4 February 2014
The Camerata’s much-anticipated meeting with one of Greece’s finest conductors, Loukas Karytinos, promises us a magical musical journey through the United States’ classical music repertoire of the 20th century.
15 – 18 – 28 €
Concs 10 – 12 – 15 €
Unemployed 5 €
The Camerata’s much-anticipated meeting with one of Greece’s finest conductors, Loukas Karytinos, promises us a magical musical journey through the United States’ sublimely beautiful classical music repertoire. During the turbulent 20th century, Neoromanticism, minimalism and symphonic jazz were all key elements in the musical production of the New World.
In January 1938, Samuel Barber send the great Arturo Toscanini his Adagio, a slow and deeply moving work for string orchestra. Toscanini returned the work to the composer without comment. Barber’s initial disappointment turned to surprise, however, when he found out later that the celebrated conductor had already recorded the work and was preparing to perform it live: the premiere took place on November 5 the same year, and was broadcast live on the radio. With its sweet melancholy that develops into monumental passion, the Adagio was destined to become perhaps the most popular orchestral work of the 20th century.
In 1949, the famous jazz clarinetist, Benny Goodman, commissioned a clarinet concerto from Aaron Copland. Although Goodman left the choice of style to the composer, Copland opted to use jazz as his starting point, given that he was writing for one of the greatest jazzmen of the era. According to Copland himself, his Concerto for clarinet stands out for its “subconscious mix of popular elements from North and South America”. However, its extremely demanding virtuoso solo part may have been a little too much for Goodman, since the clarinetist requested a series of changes which made the piece easier to play. Now, one of the greatest clarinet virtuosi of our own era, Spyros Mourikis, has accepted the challenge of playing this most difficult of works.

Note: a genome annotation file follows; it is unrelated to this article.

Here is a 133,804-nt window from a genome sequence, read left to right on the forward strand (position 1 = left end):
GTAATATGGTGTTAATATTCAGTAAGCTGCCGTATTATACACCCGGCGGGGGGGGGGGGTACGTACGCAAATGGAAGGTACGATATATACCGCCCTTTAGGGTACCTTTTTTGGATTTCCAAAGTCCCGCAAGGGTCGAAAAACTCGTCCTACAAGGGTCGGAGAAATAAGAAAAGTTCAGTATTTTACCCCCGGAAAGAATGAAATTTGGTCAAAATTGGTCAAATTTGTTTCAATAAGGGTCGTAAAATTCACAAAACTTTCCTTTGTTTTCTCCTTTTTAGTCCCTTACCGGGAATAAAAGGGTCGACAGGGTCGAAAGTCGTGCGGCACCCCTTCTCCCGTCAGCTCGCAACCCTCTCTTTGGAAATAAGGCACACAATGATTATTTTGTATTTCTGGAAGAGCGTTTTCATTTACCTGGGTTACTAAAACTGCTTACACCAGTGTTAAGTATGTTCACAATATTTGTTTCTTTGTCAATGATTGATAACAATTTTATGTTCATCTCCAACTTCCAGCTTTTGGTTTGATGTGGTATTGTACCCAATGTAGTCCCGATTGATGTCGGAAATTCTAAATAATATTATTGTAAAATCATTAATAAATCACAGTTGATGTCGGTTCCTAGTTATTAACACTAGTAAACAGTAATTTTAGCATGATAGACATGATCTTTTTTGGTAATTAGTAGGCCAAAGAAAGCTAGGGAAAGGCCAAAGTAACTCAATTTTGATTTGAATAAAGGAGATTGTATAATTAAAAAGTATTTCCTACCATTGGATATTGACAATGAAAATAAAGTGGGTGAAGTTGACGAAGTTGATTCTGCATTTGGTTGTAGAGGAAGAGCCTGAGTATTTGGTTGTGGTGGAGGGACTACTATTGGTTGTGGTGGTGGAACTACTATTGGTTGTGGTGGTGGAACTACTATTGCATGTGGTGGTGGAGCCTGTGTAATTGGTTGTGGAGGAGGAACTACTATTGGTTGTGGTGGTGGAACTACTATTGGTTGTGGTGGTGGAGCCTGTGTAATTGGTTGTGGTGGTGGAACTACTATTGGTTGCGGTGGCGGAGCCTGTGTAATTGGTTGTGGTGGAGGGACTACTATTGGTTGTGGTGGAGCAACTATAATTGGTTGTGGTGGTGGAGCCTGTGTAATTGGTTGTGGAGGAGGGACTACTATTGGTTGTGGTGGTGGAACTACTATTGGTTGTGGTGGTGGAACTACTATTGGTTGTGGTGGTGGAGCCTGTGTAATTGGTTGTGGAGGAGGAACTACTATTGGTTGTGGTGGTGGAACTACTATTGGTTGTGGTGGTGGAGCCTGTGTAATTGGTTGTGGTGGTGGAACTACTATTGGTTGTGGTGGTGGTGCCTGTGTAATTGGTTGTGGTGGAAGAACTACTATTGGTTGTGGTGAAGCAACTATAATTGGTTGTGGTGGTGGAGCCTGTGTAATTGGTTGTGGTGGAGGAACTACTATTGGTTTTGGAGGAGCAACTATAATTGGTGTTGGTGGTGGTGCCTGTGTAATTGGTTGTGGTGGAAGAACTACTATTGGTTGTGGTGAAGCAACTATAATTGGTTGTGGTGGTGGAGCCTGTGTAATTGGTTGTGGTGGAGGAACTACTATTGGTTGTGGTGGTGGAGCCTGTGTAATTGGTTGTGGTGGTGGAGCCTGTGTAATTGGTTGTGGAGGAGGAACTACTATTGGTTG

George Gershwin is one of the most emblematic figures in American music: multi-talented, skilful and ambitious, he created the absolute fusion of jazz and symphonic music. His Lullabies (1919) is a youthful work for quartet whose tender melody owes something to the spirituals tradition.
The Camerata continues its engagement with the music of Philip Glass, one of the world’s greatest living composers, with the superb Third Symphony (1995), a work of symphonic dimensions written for 19 solo strings. The virtuoso score incorporates all the elements of Glass’s minimalism and culminates in a masterful third movement which typifies the sweet melancholy and singular expressiveness of the composer’s slow movements.
creditsCamerata on contemporary instruments
Conducted by Loukas Karytinos
Adagio for strings op. 11
Concerto for clarinet
slowly and expressively
Soloist: Spyros Mourikis
Lullaby for strings
Molto moderato e dolce
Symphony no. 3